One in three LGBTQI Australian voters said that they have not yet decided who they will vote for or are considering switching political parties at the forthcoming federal elections scheduled to be held on May 21, 2022.
The results of one of the largest national online surveys of LGBTQI voters conducted by advocacy group Equality Australia was released on Monday, just as major political parties started their six-week election campaign.
One in five LGBTQI voters, who had voted Liberal, National, Labor or Greens at the 2019 elections, said they were reconsidering their vote this time.
LGBTQI Voters Sceptical of Political Parties
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Equality Australia estimates that there are around 850,000 LGBTQI voters who are eligible to vote at the elections in May. Around 7,902 people, including 5,578 LGBQI people currently living in Australia, responded to the LGBTIQ+ Federal Election survey conducted in February and March 2022.
The elections are being held months after a failed bid by Prime Minister Scott Morrison to get an anti-LGBTQI Religious Discrimination Bill passed in Parliament. The anti-LGBTQI agenda, however, continues, with Morrison on Monday backing campaigns to ban trans women from participating in female sports.
“After a series of divisive debates focused on the lives of LGBTIQ+ people, many of our community have become sceptical of the political parties and are yet to make up their mind about who they’ll vote for,” said Brown.
Climate Change And LGBTQI Issues Are Important
Over 93.6% of the respondents said that LGBTQI issues were very important to them in making up their minds about which party to vote for at the elections. The other national issues that LGBTQI people said were important to them included, environment/climate issues (which topped the list), healthcare and the cost of living/wages.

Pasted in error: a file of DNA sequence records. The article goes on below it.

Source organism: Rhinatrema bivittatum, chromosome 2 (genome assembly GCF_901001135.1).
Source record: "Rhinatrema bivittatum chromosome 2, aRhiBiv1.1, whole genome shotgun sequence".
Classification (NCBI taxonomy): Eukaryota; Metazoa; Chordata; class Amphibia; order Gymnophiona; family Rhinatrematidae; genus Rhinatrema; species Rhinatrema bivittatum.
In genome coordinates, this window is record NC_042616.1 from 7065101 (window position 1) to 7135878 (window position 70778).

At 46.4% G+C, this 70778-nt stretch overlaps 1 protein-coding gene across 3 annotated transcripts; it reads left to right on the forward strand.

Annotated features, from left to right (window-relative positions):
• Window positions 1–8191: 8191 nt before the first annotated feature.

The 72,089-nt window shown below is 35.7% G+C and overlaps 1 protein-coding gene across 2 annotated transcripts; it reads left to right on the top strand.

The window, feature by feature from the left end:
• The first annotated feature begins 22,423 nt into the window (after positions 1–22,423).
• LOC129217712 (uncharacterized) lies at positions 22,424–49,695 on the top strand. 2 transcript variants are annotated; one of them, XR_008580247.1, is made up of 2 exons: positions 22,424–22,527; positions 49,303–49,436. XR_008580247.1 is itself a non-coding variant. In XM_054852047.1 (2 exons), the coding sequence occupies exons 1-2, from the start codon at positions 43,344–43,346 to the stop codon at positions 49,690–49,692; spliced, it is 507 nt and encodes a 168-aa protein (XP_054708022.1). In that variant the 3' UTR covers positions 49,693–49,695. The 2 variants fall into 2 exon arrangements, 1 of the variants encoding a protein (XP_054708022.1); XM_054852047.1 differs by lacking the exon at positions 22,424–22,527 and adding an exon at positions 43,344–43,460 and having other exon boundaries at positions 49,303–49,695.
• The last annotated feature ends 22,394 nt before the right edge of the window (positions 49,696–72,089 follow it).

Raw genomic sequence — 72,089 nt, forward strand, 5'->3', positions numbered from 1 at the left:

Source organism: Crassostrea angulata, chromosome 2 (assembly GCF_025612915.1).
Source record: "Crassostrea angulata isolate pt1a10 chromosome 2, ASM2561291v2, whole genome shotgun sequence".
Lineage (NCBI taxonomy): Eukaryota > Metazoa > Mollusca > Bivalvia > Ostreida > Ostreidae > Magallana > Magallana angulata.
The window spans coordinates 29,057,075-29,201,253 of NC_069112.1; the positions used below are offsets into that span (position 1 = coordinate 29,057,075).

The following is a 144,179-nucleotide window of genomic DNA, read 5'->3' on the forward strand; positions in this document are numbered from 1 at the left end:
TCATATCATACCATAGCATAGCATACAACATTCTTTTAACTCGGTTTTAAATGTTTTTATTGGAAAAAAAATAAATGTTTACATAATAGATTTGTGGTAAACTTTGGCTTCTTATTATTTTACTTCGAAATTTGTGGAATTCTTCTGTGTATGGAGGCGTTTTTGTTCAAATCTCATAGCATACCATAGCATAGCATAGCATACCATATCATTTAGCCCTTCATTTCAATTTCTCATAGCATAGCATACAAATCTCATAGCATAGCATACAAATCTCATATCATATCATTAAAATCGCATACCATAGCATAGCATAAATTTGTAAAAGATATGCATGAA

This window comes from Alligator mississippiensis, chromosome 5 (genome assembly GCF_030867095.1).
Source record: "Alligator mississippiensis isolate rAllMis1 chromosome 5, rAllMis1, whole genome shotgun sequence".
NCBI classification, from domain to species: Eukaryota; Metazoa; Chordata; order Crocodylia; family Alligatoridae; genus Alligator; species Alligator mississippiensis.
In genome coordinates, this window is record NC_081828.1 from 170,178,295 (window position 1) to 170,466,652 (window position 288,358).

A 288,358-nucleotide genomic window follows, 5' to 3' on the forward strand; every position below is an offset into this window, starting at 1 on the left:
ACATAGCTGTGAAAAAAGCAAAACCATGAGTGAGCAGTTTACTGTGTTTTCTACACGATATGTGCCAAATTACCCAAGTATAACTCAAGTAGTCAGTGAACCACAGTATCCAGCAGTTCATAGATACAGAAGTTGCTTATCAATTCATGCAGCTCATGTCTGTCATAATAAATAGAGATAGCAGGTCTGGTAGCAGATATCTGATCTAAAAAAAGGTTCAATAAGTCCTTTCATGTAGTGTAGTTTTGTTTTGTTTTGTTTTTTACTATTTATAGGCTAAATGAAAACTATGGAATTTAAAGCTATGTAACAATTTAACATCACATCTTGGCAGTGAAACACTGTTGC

The community issues that LGBTQI voters said were important to them included, removing religious exemptions in anti-discrimination laws (96.9%), ending LGBTQI conversion practices (96.7%), ending unnecessary medical treatment on intersex people without their consent (94.2%), increased funding for LGBTQI suicide prevention and mental health (96.4%), counting LGBTQI people in the census (96.4%), ensuring LGBTQI inclusive government services and policies (94.8%), better access to gender-affirming health care (90.6%), better funding for LGBTQI organisations (91.6%) and seeing Australia push for LGBTQI rights globally (85.3%).
Allies Back LGBTQI Rights
Around 74.9% of non-LGBTQI persons who participated in the survey said that LGBTQI issues were important to them while determining who to vote for at the elections.
“This survey demonstrates that our community are deeply disappointed that federal law still allows religious schools to expel, fire or otherwise discriminate against students or staff because of their sexual orientation or gender identity, and that we are still subjected to harmful conversion practices that seek to change who we are,” said Brown.
According to Equality Australia, the survey showed that the community was united in ensuring equal rights for everyone in the LGBTQI spectrum.
“The survey also demonstrates that the wider LGBTIQ+ community stands with intersex people who are still subject to unnecessary medical procedures to change their sex characteristics without their personal consent.”
“The LGBTIQ+ community also stands with trans and gender diverse people in their efforts to remove barriers to accessing gender-affirming care,” added Brown.